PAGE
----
OUR to overhaul terms of telecoms customer contracts
The Office of Utilities Regulation (OUR) will engage a consultant to review telecommunications contracts in a bid to identify areas that are unfair to customers, and will also develop a penalty system for offending telecoms providers.
As regulator, the OUR intends to oversee the development of guidelines to be used by licensees when drafting their customer contracts.
"These guidelines will seek to limit the ability of licensees to take advantage of the weaker bargaining power of customers in their dealings," the regulator said in its request for proposals.
The consultant will examine existing legislation and international best practice relative to current service level agreements, general terms and conditions of service and other forms of contracts with customers "to determine those conditions that are to be considered unreasonable, unfair and should not be enforceable", the regulator said.
The project is divided into two parts: the development of guidelines related to unfair contract terms and the assessment of customer contracts in the telecoms sector, as well as the development of pecuniary penalty regime for offences against the Telecommunications Act and regulations made under the act.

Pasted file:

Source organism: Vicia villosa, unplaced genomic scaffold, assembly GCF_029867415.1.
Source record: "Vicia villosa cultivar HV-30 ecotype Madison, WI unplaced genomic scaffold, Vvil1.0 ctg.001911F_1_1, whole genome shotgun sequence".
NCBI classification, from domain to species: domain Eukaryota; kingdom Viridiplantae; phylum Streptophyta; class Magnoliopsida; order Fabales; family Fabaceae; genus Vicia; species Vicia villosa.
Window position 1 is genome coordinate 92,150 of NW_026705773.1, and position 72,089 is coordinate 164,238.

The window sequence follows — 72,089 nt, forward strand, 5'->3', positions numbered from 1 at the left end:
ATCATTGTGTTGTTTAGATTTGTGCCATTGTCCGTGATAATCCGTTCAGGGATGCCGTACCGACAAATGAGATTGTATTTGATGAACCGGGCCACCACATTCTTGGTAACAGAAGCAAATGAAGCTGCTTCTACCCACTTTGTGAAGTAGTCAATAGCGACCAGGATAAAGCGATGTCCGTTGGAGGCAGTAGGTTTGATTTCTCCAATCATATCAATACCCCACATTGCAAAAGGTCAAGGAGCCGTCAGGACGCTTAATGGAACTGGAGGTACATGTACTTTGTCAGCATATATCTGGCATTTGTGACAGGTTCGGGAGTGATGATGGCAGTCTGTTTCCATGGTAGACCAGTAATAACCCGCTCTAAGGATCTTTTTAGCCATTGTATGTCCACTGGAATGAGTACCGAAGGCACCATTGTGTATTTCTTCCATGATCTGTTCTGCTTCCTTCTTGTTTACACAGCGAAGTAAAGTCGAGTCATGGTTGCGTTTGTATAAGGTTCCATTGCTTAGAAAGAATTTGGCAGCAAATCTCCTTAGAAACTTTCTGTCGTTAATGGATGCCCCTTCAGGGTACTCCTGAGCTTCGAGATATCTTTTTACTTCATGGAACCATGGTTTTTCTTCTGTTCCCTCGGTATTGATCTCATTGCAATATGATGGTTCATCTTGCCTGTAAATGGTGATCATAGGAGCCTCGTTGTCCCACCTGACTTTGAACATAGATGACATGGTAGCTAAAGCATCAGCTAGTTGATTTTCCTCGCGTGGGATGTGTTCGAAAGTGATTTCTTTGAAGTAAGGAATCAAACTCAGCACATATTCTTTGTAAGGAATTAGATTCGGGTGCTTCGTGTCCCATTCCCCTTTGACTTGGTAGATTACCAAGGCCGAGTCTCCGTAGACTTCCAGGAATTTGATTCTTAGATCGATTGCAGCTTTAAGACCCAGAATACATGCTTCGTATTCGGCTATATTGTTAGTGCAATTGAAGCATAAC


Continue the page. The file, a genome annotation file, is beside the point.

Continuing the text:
Overall, the OUR hopes to not only identify contracts which in their current form are unfair, but to also to eventually be able to stipulate which terms and conditions are unreasonable and should not be included in customer contracts.
"Also, to the extent necessary, directives will be issued to licensees to modify or remove clauses from their existing customer contracts that are determined to contain unfair contract terms," the OUR said.
The telecoms law does not provide details on what is considered unreasonable and unfair. That for now is left to the agency's judgement.
The move by the OUR comes in the face of customers complaints against telecom FLOW Jamaica, a provider of broadband, pay TV and mobile services, following disruptions last weekend, with many customers calling for rebates based on the length of time they were without service.
However, under the company's customer contract, rebates are only given if subscribers are without service for at least 72 hours. Service to most of FLOW's customers was restored within a 24-hour period, the company said.